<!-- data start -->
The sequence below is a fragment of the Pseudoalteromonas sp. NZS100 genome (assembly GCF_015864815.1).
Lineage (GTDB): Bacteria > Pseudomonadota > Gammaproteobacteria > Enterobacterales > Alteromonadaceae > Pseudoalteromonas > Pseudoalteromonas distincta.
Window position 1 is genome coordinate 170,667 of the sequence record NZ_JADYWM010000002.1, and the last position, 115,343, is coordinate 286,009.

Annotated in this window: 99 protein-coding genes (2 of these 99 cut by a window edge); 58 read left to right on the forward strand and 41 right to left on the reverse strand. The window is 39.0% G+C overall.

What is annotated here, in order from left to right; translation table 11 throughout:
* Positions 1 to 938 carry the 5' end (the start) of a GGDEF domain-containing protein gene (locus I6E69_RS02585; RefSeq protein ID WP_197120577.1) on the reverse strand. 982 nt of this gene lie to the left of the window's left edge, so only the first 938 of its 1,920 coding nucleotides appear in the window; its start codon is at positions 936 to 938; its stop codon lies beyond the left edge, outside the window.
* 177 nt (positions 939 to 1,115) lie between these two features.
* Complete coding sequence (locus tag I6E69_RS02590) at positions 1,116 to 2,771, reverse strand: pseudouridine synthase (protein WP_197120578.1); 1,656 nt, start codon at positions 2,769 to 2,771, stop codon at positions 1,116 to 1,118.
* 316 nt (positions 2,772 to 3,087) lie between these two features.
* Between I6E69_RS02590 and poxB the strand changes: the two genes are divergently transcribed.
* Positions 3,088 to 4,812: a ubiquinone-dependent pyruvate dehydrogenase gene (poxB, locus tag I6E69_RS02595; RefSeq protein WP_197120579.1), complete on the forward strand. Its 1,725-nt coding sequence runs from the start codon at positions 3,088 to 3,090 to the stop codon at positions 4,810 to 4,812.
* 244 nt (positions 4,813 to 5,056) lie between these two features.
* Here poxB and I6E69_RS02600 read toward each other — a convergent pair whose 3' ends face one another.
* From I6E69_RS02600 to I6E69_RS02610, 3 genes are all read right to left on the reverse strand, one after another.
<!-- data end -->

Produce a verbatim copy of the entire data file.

The sequence below is a fragment of the Pseudoalteromonas sp. NZS100 genome (assembly GCF_015864815.1).
Lineage (GTDB): Bacteria > Pseudomonadota > Gammaproteobacteria > Enterobacterales > Alteromonadaceae > Pseudoalteromonas > Pseudoalteromonas distincta.
Window position 1 is genome coordinate 170,667 of the sequence record NZ_JADYWM010000002.1, and the last position, 115,343, is coordinate 286,009.

Annotated in this window: 99 protein-coding genes (2 of these 99 cut by a window edge); 58 read left to right on the forward strand and 41 right to left on the reverse strand. The window is 39.0% G+C overall.

What is annotated here, in order from left to right; translation table 11 throughout:
* Positions 1 to 938 carry the 5' end (the start) of a GGDEF domain-containing protein gene (locus I6E69_RS02585; RefSeq protein ID WP_197120577.1) on the reverse strand. 982 nt of this gene lie to the left of the window's left edge, so only the first 938 of its 1,920 coding nucleotides appear in the window; its start codon is at positions 936 to 938; its stop codon lies beyond the left edge, outside the window.
* 177 nt (positions 939 to 1,115) lie between these two features.
* Complete coding sequence (locus tag I6E69_RS02590) at positions 1,116 to 2,771, reverse strand: pseudouridine synthase (protein WP_197120578.1); 1,656 nt, start codon at positions 2,769 to 2,771, stop codon at positions 1,116 to 1,118.
* 316 nt (positions 2,772 to 3,087) lie between these two features.
* Between I6E69_RS02590 and poxB the strand changes: the two genes are divergently transcribed.
* Positions 3,088 to 4,812: a ubiquinone-dependent pyruvate dehydrogenase gene (poxB, locus tag I6E69_RS02595; RefSeq protein WP_197120579.1), complete on the forward strand. Its 1,725-nt coding sequence runs from the start codon at positions 3,088 to 3,090 to the stop codon at positions 4,810 to 4,812.
* 244 nt (positions 4,813 to 5,056) lie between these two features.
* Here poxB and I6E69_RS02600 read toward each other — a convergent pair whose 3' ends face one another.
* From I6E69_RS02600 to I6E69_RS02610, 3 genes are all read right to left on the reverse strand, one after another.